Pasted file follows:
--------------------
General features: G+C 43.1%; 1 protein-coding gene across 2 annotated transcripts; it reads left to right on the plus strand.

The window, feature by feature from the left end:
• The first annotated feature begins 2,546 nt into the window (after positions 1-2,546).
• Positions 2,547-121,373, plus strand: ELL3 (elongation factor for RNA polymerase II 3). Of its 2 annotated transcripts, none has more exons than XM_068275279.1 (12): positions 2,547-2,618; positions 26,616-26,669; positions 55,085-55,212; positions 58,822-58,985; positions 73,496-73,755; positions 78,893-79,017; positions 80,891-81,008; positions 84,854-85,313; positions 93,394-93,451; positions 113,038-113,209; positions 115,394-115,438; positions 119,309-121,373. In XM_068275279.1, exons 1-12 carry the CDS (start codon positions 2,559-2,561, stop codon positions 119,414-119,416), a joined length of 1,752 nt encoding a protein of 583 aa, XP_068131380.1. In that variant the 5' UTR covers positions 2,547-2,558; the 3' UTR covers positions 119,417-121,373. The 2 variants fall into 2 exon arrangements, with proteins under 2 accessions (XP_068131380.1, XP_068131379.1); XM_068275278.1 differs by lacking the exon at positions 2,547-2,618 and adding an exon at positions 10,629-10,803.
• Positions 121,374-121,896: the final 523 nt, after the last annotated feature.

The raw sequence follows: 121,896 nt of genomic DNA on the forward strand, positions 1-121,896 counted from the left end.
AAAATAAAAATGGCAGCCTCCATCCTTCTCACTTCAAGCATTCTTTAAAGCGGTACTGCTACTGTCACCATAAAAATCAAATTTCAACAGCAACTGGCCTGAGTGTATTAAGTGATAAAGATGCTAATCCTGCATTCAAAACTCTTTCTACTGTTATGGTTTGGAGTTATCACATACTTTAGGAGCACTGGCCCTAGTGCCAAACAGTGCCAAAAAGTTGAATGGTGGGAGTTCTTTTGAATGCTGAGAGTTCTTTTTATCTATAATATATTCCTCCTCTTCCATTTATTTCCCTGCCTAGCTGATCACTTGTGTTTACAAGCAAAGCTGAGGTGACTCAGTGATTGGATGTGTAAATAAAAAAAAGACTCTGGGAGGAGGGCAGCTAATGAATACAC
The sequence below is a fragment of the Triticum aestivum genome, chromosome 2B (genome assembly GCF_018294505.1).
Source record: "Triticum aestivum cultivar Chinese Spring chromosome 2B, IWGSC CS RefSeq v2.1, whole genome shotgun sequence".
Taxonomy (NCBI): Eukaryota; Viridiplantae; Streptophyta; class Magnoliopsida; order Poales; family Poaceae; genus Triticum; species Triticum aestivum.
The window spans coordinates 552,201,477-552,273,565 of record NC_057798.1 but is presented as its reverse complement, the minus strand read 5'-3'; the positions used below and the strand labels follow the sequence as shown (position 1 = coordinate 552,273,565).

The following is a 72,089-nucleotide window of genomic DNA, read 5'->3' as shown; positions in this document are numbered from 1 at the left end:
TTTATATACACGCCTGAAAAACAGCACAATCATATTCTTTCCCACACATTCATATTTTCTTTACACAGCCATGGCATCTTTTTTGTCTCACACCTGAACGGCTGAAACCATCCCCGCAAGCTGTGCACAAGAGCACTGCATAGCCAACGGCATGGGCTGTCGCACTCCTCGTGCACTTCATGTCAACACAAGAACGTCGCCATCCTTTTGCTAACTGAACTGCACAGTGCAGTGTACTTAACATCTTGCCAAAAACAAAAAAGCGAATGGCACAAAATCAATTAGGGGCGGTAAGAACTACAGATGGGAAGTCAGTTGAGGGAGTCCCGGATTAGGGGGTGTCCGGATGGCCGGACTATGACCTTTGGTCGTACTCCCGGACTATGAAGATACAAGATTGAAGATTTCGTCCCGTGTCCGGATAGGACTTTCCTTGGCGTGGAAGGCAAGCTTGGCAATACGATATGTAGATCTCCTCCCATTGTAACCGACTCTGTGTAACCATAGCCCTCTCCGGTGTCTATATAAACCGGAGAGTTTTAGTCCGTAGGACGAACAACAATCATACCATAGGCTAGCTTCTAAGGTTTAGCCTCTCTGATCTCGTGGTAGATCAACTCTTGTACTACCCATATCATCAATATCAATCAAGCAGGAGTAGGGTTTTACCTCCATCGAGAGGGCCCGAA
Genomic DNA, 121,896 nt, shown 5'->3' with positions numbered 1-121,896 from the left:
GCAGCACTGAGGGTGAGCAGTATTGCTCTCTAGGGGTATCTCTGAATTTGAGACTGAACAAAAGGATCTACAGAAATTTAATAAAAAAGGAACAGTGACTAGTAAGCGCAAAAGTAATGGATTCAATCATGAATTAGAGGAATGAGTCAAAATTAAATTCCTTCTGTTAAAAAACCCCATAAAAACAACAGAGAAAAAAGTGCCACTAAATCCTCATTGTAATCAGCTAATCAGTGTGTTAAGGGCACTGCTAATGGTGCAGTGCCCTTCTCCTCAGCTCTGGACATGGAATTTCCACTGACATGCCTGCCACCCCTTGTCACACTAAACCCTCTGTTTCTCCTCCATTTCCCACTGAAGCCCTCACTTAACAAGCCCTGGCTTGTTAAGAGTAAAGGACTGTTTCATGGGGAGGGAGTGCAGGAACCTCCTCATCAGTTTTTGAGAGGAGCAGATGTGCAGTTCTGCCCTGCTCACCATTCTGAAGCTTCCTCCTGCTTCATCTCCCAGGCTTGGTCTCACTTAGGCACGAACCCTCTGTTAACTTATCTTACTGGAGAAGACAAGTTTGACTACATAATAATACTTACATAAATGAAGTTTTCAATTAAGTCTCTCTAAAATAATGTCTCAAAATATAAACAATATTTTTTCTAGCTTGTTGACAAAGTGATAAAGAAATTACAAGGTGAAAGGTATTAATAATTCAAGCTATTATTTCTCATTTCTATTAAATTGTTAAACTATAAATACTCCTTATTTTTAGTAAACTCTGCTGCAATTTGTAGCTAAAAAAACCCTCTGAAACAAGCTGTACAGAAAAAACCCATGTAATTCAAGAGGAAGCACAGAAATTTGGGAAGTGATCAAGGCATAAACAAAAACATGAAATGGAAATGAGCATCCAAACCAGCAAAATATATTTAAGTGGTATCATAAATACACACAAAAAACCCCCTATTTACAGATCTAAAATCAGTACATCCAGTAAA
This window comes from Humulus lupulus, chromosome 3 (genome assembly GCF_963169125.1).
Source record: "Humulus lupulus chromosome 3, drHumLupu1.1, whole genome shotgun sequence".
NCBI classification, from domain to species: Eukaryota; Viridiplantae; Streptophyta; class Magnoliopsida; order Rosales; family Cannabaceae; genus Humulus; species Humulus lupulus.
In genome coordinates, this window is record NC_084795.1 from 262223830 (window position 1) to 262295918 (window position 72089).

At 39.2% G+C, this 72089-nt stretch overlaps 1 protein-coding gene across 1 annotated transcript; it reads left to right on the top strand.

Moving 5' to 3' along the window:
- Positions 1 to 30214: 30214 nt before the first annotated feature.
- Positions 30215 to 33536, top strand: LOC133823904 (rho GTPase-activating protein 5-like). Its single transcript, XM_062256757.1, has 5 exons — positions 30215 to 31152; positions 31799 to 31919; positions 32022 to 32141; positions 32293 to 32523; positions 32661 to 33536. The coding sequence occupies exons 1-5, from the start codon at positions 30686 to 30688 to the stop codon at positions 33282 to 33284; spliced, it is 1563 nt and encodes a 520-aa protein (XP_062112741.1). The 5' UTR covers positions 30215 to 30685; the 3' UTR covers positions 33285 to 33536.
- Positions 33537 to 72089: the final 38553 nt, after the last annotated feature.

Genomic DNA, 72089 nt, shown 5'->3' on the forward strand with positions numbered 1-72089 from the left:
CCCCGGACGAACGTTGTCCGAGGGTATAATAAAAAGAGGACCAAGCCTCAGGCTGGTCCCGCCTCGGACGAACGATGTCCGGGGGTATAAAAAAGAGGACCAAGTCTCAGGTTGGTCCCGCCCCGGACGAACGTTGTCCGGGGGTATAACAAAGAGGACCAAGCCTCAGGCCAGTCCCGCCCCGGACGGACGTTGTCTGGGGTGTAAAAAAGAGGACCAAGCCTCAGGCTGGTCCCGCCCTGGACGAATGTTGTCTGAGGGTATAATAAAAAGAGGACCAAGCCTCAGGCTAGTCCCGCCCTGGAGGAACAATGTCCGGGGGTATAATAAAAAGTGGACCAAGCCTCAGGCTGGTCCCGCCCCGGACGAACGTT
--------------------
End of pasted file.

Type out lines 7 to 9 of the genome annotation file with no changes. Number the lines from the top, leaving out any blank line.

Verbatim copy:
AAAATAAAAATGGCAGCCTCCATCCTTCTCACTTCAAGCATTCTTTAAAGCGGTACTGCTACTGTCACCATAAAAATCAAATTTCAACAGCAACTGGCCTGAGTGTATTAAGTGATAAAGATGCTAATCCTGCATTCAAAACTCTTTCTACTGTTATGGTTTGGAGTTATCACATACTTTAGGAGCACTGGCCCTAGTGCCAAACAGTGCCAAAAAGTTGAATGGTGGGAGTTCTTTTGAATGCTGAGAGTTCTTTTTATCTATAATATATTCCTCCTCTTCCATTTATTTCCCTGCCTAGCTGATCACTTGTGTTTACAAGCAAAGCTGAGGTGACTCAGTGATTGGATGTGTAAATAAAAAAAAGACTCTGGGAGGAGGGCAGCTAATGAATACAC
The sequence below is a fragment of the Triticum aestivum genome, chromosome 2B (genome assembly GCF_018294505.1).
Source record: "Triticum aestivum cultivar Chinese Spring chromosome 2B, IWGSC CS RefSeq v2.1, whole genome shotgun sequence".